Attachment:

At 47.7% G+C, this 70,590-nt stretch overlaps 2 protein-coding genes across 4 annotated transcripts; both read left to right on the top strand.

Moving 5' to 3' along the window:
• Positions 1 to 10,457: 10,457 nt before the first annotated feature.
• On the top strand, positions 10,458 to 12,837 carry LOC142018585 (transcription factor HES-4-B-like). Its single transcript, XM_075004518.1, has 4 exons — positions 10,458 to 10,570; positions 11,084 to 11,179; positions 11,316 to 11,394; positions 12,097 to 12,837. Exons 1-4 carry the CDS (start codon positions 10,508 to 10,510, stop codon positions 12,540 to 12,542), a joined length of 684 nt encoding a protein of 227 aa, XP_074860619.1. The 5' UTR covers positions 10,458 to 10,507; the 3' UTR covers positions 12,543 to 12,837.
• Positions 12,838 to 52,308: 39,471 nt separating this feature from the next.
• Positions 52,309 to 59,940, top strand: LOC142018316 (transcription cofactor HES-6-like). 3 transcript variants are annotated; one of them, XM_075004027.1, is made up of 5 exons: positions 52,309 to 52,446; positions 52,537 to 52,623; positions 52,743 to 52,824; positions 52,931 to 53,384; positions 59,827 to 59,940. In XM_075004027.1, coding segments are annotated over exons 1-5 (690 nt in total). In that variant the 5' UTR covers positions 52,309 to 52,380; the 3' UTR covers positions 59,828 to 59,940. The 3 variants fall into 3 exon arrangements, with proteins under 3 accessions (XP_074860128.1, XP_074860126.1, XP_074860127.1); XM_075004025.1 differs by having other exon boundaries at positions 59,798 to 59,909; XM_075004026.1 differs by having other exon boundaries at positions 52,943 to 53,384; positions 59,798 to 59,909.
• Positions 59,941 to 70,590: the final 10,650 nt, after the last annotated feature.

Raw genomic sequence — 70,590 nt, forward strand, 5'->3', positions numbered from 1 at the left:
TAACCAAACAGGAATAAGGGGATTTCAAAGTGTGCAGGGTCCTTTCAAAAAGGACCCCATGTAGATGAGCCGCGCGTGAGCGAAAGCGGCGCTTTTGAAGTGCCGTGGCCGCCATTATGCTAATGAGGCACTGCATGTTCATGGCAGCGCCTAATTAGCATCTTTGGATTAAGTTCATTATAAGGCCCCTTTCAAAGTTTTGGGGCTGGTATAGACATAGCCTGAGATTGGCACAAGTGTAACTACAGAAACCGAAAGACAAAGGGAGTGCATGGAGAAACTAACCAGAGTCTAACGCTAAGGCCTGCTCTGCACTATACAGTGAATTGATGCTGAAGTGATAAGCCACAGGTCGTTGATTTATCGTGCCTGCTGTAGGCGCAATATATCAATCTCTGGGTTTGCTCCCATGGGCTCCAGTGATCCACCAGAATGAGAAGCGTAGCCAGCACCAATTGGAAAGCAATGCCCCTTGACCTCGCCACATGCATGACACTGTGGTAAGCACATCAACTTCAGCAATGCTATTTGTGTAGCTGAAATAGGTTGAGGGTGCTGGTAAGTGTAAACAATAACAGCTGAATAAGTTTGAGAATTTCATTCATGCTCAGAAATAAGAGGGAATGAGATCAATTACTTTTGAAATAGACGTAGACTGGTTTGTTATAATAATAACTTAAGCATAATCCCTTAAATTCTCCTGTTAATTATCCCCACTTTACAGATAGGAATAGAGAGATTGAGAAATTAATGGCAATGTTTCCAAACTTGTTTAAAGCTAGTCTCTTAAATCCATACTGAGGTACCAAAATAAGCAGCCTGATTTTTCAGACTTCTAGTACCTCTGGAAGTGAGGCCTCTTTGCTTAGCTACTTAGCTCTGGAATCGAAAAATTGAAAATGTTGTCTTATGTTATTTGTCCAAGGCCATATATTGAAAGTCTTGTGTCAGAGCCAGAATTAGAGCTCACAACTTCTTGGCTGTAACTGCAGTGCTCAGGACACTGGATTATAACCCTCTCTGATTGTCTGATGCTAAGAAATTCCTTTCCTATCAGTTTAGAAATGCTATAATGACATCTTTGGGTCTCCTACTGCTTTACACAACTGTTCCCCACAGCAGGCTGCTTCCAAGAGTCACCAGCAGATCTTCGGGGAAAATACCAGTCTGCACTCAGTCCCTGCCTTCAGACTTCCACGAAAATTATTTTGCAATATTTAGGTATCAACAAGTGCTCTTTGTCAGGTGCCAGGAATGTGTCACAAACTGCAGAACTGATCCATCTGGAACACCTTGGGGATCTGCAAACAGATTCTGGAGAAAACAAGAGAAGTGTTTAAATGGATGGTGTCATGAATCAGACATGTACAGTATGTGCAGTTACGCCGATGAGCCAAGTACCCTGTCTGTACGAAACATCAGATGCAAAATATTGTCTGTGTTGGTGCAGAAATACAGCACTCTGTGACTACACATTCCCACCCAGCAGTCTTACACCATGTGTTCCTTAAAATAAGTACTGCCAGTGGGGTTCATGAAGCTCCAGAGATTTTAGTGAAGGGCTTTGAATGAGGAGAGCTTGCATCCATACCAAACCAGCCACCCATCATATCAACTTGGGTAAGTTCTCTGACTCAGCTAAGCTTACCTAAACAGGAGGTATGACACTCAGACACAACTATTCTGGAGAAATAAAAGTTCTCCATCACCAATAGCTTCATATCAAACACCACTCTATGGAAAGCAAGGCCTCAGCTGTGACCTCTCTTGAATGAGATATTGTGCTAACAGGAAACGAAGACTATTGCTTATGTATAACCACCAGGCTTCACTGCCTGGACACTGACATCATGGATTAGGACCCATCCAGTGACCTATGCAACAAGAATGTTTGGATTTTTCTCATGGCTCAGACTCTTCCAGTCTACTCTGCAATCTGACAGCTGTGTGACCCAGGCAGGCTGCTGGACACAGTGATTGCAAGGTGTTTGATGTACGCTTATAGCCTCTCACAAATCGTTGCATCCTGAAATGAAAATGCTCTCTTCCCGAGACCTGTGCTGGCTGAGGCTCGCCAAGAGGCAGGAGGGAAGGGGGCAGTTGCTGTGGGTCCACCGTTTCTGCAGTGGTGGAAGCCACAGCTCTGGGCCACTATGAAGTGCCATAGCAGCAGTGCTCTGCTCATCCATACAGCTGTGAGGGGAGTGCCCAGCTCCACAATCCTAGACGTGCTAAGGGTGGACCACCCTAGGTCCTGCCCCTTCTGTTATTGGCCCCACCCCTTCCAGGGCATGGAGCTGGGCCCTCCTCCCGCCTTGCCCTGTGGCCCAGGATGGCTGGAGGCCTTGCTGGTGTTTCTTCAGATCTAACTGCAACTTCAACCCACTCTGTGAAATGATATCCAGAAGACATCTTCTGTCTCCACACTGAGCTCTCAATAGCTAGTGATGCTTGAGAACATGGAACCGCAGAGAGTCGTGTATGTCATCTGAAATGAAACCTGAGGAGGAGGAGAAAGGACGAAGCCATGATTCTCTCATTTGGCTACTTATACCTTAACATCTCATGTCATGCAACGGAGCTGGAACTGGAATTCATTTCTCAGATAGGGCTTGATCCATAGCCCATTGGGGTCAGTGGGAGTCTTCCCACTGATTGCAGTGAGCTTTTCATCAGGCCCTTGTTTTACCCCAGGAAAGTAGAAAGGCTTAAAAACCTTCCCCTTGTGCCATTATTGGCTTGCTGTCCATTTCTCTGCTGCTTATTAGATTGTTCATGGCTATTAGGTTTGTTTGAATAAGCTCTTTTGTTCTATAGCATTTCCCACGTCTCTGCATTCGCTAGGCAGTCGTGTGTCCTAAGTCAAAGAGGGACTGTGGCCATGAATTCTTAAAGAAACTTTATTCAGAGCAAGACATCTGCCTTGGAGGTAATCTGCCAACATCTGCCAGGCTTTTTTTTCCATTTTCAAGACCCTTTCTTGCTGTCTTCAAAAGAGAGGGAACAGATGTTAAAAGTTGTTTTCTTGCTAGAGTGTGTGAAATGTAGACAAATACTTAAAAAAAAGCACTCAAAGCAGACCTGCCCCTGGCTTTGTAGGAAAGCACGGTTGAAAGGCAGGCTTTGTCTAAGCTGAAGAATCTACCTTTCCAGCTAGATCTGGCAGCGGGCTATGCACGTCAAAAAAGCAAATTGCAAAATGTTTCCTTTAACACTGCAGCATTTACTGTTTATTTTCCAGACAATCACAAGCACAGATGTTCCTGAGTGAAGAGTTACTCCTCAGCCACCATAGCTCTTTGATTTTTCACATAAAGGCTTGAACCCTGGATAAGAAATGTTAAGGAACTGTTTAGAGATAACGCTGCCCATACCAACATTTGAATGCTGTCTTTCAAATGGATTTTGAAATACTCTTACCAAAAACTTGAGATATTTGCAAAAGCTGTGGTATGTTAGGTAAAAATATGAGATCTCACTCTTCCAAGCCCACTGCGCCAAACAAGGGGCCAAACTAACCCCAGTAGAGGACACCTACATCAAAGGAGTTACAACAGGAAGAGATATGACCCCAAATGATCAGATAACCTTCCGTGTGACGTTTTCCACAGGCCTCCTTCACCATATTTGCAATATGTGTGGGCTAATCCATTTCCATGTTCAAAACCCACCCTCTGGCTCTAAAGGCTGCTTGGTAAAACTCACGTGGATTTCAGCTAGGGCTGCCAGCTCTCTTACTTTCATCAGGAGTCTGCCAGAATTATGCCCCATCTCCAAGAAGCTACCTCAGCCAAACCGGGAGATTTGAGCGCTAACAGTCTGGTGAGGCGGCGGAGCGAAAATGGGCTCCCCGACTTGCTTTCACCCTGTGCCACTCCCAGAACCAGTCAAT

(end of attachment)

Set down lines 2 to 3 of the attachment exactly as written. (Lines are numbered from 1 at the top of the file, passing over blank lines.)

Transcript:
Moving 5' to 3' along the window:
• Positions 1 to 10,457: 10,457 nt before the first annotated feature.